“The brick quoins at the edges of the house are still rusticated—still made of brick,” Stengel says. “The refined wood surfaces near the door invite people to touch them.” They also help to unify the faade’s appearance by referencing the profile of the quoins.
As an expert in classical architecture, Stengel drew upon his extensive knowledge to establish the front entry as the home’s main focal point and develop a clear hierarchy of primary and subordinate forms. According to Stengel, using classical Doric order design made sense because “the existing home’s detailing was basic, not exuberant.”
Retaining and Blending Features
To achieve the “beauty and economy” desired by the owners, Stengel also had to determine which existing details to retain and how to efficiently blend these with new architectural features. For example, gutters are not historically included in classically designed buildings. However, they are absolutely necessary in Nashville’s climate where several inches of rain can fall in a single hour. Although Stengel would have preferred to remove the gutters and fascia and extend the entablature across the front faade, the project’s budget did not accommodate this.
The final design keeps the existing fascia and references the dentils of the home’s brick cornice with the modillions and other details of the new entry’s entablature. The cyma (upturned edge) and corona (vertical surface with soffit) of the entry porch’s cornice are visually and physically integrated with the gutters. Storm water runs off the roof of the entry addition into a trough behind the cyma, down pipes routed through the Doric columns, and into an underground drainage system.
Deferred maintenance issues were folded into the scope of the faade renovation and addressed by replacing the existing roof, gutters and jack arches. The new jack arches are made of limestone as are the base of the new porch and stone steps.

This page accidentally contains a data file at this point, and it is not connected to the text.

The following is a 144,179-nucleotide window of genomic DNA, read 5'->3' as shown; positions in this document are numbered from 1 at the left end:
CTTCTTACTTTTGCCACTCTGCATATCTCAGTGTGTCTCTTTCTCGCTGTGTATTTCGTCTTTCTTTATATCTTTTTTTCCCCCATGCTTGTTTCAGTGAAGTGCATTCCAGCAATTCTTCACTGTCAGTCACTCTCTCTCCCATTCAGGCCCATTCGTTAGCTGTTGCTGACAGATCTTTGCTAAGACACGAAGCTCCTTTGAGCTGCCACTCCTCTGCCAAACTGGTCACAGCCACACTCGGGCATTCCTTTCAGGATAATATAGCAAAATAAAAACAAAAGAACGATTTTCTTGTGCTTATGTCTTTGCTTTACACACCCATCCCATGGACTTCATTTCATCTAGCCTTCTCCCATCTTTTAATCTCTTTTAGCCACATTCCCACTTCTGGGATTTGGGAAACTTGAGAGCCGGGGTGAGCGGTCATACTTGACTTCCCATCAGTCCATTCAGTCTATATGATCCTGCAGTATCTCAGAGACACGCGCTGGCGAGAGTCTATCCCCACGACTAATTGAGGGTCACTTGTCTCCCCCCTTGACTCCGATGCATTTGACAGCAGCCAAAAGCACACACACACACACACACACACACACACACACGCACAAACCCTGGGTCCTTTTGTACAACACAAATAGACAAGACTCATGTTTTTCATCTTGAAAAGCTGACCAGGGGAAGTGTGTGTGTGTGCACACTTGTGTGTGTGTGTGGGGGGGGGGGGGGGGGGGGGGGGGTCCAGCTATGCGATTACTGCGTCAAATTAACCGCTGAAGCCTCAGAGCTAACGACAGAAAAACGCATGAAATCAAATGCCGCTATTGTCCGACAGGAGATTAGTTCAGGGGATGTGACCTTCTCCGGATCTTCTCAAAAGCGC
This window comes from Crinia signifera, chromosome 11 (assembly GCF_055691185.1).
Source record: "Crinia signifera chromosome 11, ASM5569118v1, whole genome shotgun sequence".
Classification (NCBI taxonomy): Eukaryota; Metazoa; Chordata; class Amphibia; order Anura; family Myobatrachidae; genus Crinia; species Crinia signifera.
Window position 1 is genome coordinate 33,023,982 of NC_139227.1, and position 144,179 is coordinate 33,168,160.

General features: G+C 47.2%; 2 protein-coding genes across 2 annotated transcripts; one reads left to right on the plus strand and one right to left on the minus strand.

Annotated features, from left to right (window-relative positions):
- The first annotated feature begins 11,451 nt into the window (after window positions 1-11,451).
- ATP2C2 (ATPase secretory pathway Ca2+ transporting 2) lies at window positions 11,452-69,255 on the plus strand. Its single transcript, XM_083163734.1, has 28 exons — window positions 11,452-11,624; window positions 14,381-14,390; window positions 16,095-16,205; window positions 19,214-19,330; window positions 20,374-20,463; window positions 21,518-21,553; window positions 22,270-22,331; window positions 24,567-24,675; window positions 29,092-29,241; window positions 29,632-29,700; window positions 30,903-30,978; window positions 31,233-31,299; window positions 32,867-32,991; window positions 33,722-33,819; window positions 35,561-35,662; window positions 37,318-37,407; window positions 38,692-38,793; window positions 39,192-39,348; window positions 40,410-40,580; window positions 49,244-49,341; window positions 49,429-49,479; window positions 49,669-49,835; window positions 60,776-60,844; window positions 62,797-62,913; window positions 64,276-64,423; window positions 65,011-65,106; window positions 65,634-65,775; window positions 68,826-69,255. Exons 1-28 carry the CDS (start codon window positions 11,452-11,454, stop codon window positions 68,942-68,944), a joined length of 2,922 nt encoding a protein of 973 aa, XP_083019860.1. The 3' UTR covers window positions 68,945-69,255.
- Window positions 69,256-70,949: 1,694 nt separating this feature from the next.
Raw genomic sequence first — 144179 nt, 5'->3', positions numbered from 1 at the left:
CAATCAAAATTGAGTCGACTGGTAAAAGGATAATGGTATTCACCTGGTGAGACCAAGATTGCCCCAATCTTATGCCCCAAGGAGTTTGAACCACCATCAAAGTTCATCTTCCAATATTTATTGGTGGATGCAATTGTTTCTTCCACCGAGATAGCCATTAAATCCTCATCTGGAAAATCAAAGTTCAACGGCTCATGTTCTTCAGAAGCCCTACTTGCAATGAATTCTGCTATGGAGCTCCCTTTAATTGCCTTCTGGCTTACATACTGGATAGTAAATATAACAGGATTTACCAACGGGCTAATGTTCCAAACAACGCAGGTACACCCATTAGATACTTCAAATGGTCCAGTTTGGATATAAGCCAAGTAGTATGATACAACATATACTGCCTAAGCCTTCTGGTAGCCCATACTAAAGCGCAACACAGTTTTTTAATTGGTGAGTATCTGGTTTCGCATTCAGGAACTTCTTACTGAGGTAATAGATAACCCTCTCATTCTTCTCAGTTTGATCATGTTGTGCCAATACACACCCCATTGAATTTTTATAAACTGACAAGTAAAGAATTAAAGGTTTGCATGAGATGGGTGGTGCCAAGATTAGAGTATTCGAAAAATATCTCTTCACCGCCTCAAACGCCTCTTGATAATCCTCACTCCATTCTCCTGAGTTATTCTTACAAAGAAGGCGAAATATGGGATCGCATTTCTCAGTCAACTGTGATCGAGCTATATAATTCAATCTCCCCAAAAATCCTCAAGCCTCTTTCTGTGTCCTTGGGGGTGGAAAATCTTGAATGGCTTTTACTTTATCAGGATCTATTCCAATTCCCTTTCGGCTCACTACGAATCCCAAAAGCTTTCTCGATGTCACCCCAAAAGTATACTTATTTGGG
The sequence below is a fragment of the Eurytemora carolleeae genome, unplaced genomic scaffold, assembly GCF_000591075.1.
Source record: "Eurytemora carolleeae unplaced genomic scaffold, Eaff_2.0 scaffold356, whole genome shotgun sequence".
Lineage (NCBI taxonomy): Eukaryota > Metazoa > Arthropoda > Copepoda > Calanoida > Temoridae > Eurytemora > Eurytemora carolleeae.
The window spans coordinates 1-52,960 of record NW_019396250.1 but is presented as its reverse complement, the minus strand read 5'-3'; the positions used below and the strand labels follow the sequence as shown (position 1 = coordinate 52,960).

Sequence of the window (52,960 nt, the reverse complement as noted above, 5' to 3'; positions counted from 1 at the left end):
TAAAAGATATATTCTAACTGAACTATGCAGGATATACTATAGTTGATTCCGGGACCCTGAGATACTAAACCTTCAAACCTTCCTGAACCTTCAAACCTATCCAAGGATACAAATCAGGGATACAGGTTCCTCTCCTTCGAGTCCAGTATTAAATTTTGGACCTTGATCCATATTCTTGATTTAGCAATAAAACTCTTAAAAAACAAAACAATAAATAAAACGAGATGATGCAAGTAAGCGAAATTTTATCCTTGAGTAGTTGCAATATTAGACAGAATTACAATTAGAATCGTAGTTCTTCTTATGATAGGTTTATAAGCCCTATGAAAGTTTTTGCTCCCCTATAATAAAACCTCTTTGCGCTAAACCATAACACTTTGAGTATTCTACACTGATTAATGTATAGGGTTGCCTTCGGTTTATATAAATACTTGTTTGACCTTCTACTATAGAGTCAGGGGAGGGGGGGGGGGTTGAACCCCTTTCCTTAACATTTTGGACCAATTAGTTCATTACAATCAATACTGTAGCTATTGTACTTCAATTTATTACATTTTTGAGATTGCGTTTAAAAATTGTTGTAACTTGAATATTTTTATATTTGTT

The technical complexity of the design required meticulous execution by Huseby Homes’ team of carpenters and specialized subcontractors. “Each piece of wood had to be carefully and properly installed,” Huseby says. “If one piece was out of place or slightly off, the proportions of the ‘golden section’ would be negatively affected.”
Simply assembling all of the custom-milled pieces for this project was an extraordinary feat. “One day, one of the owners came out and started counting the individual pieces of wood,” Huseby says. “He stopped when he realized he might be there half the day calculating the quantities.” In the end, it took more than 2,000 pieces of wood to construct the entry addition and complete related faade alterations.
Huseby Homes’ team achieved the necessary precision through the use of 3-D modeling and other sophisticated technology combined with field verification and the work of highly skilled carpenters and craftsmen.
Technology and Classic Columns
“Our excavator used satellite technology that could pinpoint a location down to the diameter of a nail head to make sure the drainpipes could properly connect to the inbound gutter system,” Huseby says. The Doric columns also had to be perfectly placed to achieve symmetry for the rounded roof of the entry porch, which, in turn, had to be attached to the existing home so the trough cut behind the cyma of the entablature aligned with the reinstalled gutters.
Huseby Homes’ lead master carpenter, Steve Walker, met with the staff at Nashville-based Vintage Millworks Inc. more than a dozen times to plan the angles and cuts for the new entry entablature. This allowed the project team to build this piece on the computer before beginning any work in the field.
“Every time I work with the staff at Vintage, we have had a beautiful concept that faces challenges in the application,” Walker says. “So we have to figure out how to make the concept work with the existing conditions. This takes teamwork between the artist at the desk and the artist at the site. Vintage created a 3-D computer model that allowed us to look at the design from all angles—to rotate it and even view it from behind—so we could work out any kinks in advance.” For example, the project team resolved how to build the trough for the inbound gutters and get water from the drainage system to the pipes in the columns without cutting through the classical entablature. A mistake would have meant the loss of expensive materials and required extra time to recreate the millwork.